Indonesian nickel is making China’s Lygend Resources hungry for a successful IPO

Autor: Article based upon analysis from Reuters Breakingviews | Link: Nickel IPO puts Jakarta at centre of China EV boom
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Price of nickel jumped 20% since the beginning of the year, bringing very healthy profits for companies in the field. Take China’s Lygend Resources & Technology for example, who’s bottom line grew to 2.3 billion yuan in the first half of 2022.

The company is trading the heavy metal for a business, but also making produces out of it.

Since nickel is doing that good, Lygend’s revenue more than doubled against the first half of last year, to nearly 10 billion yuan, around $1.4 billion, according to Reuters.

These figures seem to be reason enough for the Chinese trader to expand its activity to Indonesia, who posesses around a fifth of the world’s nickel resources.

That accounted for nearly 40% of ore unearthed last year. Lygend is now looking to raise up to $594 million in an IPO for its expansion.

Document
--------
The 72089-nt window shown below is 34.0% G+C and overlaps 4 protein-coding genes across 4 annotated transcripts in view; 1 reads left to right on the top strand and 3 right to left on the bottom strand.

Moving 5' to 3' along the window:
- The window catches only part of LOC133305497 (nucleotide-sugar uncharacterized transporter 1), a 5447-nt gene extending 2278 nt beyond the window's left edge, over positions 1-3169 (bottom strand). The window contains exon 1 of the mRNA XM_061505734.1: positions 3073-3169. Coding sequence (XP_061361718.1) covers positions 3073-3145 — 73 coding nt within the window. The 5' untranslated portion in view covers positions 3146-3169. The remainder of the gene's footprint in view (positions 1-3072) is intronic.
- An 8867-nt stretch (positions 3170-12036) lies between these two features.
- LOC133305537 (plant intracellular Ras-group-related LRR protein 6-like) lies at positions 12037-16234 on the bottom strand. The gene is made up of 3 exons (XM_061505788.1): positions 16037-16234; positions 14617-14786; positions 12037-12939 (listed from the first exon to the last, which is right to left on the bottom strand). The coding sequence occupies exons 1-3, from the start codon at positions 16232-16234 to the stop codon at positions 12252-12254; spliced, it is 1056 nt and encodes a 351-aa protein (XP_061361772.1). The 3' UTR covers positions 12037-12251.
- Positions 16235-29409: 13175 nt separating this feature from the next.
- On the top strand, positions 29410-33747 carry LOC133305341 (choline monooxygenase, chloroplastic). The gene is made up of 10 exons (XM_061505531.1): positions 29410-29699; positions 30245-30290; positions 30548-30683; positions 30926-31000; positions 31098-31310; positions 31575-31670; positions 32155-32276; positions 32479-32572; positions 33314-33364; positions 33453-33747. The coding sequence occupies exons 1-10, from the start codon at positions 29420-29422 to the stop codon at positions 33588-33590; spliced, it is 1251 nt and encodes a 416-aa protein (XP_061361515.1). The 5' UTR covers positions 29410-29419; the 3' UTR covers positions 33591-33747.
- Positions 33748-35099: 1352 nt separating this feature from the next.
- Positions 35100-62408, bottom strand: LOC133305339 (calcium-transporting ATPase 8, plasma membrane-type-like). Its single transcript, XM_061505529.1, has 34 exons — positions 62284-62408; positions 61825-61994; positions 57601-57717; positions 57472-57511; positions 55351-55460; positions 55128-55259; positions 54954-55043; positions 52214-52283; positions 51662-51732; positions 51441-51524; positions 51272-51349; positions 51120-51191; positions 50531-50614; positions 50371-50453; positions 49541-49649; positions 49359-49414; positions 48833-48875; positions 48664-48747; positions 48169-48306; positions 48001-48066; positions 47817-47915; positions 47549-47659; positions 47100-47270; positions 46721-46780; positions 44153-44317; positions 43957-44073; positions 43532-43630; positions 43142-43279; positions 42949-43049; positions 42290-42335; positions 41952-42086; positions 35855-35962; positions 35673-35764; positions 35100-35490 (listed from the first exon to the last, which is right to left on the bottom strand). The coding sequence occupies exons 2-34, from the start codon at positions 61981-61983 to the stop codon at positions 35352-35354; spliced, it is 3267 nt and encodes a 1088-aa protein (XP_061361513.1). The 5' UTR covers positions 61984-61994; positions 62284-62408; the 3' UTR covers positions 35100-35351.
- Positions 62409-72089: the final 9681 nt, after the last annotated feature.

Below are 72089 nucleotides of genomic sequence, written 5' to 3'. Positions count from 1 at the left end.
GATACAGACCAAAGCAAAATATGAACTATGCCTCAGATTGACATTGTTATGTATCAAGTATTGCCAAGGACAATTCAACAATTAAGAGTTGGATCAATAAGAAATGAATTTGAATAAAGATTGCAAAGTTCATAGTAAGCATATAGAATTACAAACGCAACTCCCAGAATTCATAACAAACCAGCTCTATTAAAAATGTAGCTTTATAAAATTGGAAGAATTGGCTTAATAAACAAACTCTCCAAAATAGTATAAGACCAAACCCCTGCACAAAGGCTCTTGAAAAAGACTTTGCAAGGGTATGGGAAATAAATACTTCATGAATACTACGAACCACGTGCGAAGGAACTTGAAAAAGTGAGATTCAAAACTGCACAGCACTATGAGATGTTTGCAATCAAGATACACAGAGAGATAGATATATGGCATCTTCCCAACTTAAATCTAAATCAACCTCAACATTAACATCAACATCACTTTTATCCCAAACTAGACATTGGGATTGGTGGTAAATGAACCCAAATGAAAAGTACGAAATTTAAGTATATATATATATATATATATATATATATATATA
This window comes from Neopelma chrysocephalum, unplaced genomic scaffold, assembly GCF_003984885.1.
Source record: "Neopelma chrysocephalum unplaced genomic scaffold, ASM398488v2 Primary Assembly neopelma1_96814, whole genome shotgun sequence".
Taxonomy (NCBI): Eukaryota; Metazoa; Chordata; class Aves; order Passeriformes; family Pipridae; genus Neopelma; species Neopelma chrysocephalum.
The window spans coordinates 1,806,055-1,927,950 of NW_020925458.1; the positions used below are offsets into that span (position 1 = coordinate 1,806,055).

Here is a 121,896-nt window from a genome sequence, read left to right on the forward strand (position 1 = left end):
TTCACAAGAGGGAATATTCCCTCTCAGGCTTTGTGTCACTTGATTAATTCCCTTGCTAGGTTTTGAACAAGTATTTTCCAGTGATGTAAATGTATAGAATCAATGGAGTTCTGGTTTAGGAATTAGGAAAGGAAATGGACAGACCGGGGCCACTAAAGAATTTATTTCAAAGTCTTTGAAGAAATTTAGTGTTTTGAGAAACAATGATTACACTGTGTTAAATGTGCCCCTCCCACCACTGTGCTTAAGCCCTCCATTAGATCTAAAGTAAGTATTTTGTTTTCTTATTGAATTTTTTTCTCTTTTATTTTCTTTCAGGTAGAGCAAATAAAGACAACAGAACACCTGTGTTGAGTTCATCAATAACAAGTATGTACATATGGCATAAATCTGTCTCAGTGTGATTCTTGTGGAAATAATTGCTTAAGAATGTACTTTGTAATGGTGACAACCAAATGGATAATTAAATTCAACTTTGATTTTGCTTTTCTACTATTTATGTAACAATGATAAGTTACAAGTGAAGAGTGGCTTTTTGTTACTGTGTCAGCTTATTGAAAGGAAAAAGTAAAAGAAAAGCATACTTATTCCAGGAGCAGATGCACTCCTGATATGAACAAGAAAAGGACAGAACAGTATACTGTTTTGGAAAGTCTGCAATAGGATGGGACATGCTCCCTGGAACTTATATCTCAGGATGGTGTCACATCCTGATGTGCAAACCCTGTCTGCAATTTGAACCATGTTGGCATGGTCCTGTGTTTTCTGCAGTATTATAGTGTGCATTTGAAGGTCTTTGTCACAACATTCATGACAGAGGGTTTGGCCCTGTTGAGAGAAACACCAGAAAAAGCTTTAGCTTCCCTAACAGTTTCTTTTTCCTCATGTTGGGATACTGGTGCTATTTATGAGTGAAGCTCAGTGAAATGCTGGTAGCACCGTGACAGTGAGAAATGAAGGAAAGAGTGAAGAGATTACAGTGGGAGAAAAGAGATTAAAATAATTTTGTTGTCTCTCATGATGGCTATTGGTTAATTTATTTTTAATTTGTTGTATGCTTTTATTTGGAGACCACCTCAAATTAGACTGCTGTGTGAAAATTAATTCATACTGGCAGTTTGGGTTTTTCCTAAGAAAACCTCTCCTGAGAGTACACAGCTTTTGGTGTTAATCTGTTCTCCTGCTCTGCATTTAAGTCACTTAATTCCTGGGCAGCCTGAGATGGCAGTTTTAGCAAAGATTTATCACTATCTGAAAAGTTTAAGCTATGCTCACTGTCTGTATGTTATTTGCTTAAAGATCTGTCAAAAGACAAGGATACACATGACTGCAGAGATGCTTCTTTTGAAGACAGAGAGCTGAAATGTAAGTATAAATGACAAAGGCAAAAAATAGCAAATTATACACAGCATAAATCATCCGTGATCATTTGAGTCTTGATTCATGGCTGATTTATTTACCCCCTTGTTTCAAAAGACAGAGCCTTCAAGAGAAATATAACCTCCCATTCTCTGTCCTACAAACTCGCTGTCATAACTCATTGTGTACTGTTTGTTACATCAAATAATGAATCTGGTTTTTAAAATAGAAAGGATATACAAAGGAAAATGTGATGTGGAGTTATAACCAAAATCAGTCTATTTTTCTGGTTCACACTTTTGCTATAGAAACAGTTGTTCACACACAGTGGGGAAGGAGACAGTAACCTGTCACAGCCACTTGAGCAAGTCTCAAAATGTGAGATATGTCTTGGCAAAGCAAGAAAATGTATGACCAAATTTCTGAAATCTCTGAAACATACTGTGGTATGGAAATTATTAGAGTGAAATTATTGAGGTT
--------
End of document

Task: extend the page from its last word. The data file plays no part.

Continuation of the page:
Doing business in Indonesia would allow it to export rich quantities of the metal to China, putting Jakarta front and center Hong Kong’s electric-car boom.

According to the U. S. Geological Survey, China is the world’s largest maker and buyer of electric cars, but has less than 2% of known nickel reserves.

Indonesia is a gem, but nothing comes easy, for the endeavor carries political risks.

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In the first year of Covid-19, President Joko Widodo hastened an export ban on nickel ore, forcing the industry to bring smelting onshore.

That affected Lygend’ sales that fell 17% in 2020 before the company began to process the metal onshore with its local partner.

Even if business has bounced back since, there are red flags in the exports department, where a ban may be expanded to include products refined from the ore.

All these considered, Lygend seeks up to $593 million in Hong Kong IPO, selling 232.54 million shares in the deal.

Its value is, at the midpoint of its marketed price range, 5.5 times this year’s annualized earnings if the same growth happens in the second half of the year.

That’s just over $4 billion, or almost, then again, roughly 5.5 times higher than what’s looking to borrow.

Hong Kong listings by electric-car maker Zhejiang Leapmotor Technology and battery maker produced lackluster debuts.

Also, Hang Seng Index rose 19% since the start of November, but is still down a quarter this year. It seems that Lygend has some struggles ahead.